One of the most effective ways in which we could bring our influence to bear in discussions with developing country leaders would be in encouraging and supporting them to undertake programs for enlisting the support of their own people in community or village programs. Population programs have enjoyed greater success in commu [Page 1025] nities where there are strong local organizations. The stronger the community, the greater the community awareness of the need for action in limiting population growth, and the greater the opportunities for promoting peer pressures within the community for reduced fertility. In this connection, we believe there may be merit in programs of community incentives of the type now being launched in Indonesia which rewards communities most successful in reducing fertility rates commensurate with Government objectives.

In sum, the NSC Ad Hoc Group has no reason to recommend any changes in basic U.S. policy on population or on the conclusions reached in last year’s Report.2 We do, however, recognize the need for far greater efforts and more innovative approaches along the lines suggested in this Report, if the world is to be spared the devastating consequences of uncontrolled population growth. All nations, rich and poor, have a major stake in the outcome.


The NSC Ad Hoc Group on Population Policy, comprising representatives of eighteen U.S. Departments and Agencies, herewith submits its 1977 Annual Report in accordance with the requirements of a NSC Decision Memorandum of May 17, 1977.3

Basic U.S. policy on international population is set forth in NSC documents as well as in the First Annual Report of the Interagency Task Force on International Population Policy of July 1976. The latter Task Force was replaced by the NSC Ad Hoc Group, but since its membership and purposes are identical, the Report submitted herewith can be viewed as the Second Annual Report on the implementation of basic U.S. policy on international population issues.

This Report is divided into the following five main sections, all largely focused on 1977 developments and their implications for the future:

I. General Trends

II. Program Developments in Key Countries

III. Developments in U.S. Population Assistance Programs

IV. Developments in Population Assistance from Other Donors

V. Conclusions

The conclusions of this Report do not alter basic U.S. international population policy as defined in NSC documents, but they do expand on existing policy in addressing a number of issues requiring attention. [Page 1026] This Report (especially Section II) is more country-specific than the First Annual Report, drawing on responses to a circular telegram sent to our Embassies in major population growth countries.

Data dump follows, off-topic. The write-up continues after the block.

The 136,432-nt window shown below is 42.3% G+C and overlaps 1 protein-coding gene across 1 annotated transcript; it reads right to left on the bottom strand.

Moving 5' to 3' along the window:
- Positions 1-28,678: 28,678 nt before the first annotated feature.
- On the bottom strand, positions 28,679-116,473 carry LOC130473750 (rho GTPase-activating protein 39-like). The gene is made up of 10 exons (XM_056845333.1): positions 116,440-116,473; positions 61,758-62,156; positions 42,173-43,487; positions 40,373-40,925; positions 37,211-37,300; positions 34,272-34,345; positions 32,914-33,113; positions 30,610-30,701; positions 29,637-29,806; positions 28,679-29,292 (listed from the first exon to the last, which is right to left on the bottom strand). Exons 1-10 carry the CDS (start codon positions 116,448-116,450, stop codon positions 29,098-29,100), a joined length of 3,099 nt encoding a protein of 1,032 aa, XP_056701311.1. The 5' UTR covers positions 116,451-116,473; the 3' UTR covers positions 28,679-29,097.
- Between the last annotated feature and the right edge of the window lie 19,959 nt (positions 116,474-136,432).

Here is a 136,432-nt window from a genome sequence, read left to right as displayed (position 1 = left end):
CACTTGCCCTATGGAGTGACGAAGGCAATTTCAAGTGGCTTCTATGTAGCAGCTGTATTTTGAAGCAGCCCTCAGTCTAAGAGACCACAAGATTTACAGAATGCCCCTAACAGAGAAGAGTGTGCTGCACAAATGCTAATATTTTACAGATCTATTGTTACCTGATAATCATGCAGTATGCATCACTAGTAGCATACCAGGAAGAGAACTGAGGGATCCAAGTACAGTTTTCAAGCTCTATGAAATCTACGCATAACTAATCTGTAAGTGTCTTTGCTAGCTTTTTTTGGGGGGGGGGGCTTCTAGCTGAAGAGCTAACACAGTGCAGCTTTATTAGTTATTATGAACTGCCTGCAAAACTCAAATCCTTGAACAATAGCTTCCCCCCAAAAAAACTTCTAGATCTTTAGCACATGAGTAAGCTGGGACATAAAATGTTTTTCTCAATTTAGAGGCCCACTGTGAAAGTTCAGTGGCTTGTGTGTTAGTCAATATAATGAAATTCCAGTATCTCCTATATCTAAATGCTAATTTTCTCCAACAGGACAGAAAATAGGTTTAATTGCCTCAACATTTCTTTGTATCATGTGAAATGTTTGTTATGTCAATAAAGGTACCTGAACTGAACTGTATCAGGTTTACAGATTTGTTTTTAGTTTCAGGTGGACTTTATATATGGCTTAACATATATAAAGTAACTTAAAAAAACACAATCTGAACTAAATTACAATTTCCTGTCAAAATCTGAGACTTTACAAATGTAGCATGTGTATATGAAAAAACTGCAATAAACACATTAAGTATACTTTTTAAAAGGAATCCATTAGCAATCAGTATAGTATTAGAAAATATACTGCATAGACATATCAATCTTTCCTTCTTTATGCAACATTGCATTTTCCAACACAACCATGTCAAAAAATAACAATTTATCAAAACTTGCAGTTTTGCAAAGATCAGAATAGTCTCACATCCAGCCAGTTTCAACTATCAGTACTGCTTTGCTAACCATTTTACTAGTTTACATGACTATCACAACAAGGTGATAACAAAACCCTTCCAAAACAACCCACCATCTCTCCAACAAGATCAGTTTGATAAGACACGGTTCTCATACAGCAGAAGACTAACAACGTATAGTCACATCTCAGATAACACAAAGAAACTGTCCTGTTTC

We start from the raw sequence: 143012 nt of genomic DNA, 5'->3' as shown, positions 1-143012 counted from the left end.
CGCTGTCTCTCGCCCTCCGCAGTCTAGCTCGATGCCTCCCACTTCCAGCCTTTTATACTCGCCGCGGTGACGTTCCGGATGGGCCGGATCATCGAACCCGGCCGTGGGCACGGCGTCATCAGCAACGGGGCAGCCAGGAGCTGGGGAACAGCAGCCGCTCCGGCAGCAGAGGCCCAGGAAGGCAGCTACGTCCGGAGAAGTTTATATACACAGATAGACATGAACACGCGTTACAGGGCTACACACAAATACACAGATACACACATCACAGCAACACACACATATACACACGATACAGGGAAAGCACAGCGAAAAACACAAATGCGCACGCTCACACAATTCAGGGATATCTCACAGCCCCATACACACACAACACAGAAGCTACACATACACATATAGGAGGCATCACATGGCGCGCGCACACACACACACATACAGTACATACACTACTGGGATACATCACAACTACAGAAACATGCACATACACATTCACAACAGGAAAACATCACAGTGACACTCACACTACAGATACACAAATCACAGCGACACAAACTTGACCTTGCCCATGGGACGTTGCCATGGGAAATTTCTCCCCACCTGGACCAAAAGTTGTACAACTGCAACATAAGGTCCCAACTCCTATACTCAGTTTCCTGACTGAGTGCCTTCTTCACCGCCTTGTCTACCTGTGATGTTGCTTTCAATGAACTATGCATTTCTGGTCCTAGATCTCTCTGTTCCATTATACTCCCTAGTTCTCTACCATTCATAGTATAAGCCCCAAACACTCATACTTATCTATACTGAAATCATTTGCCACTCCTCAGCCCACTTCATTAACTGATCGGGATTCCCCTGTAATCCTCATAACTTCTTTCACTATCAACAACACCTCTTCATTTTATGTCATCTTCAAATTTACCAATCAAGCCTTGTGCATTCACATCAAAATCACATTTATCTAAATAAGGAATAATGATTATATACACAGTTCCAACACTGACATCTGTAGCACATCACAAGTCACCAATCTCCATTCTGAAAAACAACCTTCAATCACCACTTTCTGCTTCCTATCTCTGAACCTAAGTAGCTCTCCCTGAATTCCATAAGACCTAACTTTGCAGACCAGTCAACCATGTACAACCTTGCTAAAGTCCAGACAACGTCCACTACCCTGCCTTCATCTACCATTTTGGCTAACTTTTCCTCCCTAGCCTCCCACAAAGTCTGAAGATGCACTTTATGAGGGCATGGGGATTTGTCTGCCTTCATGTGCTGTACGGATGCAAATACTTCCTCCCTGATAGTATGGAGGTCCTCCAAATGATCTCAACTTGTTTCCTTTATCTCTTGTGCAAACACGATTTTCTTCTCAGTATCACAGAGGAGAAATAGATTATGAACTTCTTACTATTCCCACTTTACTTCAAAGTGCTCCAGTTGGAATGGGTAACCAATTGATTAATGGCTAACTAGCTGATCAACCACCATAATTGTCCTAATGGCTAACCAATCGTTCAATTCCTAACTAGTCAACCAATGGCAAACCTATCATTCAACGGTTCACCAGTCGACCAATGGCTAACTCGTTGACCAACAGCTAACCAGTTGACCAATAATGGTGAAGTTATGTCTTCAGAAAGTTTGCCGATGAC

This Report, like its predecessor, deals exclusively with the population problems of developing nations. While it is true that all countries, including the United States, face population problems, population growth rates in the developing world are far higher and pose a different range of issues.

We do not re-state the many adverse environmental, social, economic, and security effects of developing country population growth rates. What has been said in last year’s Report remains valid, although we believe greater emphasis needs to be placed on how high population growth rates (1) aggravate unemployment and underemployment (see Section I); and (2) adversely affect the health of women and children, contribute to high mortality rates, especially amongst those under 12 years of age, and limit prospects for a better life for the children of large families.

With regard to (2), excessive population growth contributes in a major way to the suffering, poverty, and early death of countless millions of poor people. To anyone concerned with the human condition, this must be a compelling argument for far more effective measures to alleviate tragedy on such a vast scale. Moreover, high rates of population growth also increase pressures for internal and international migration, creating severe problems in terms of deteriorating conditions of life in burgeoning urban areas of developing countries as well as in terms of relations between countries affected by the current patterns of large international migration.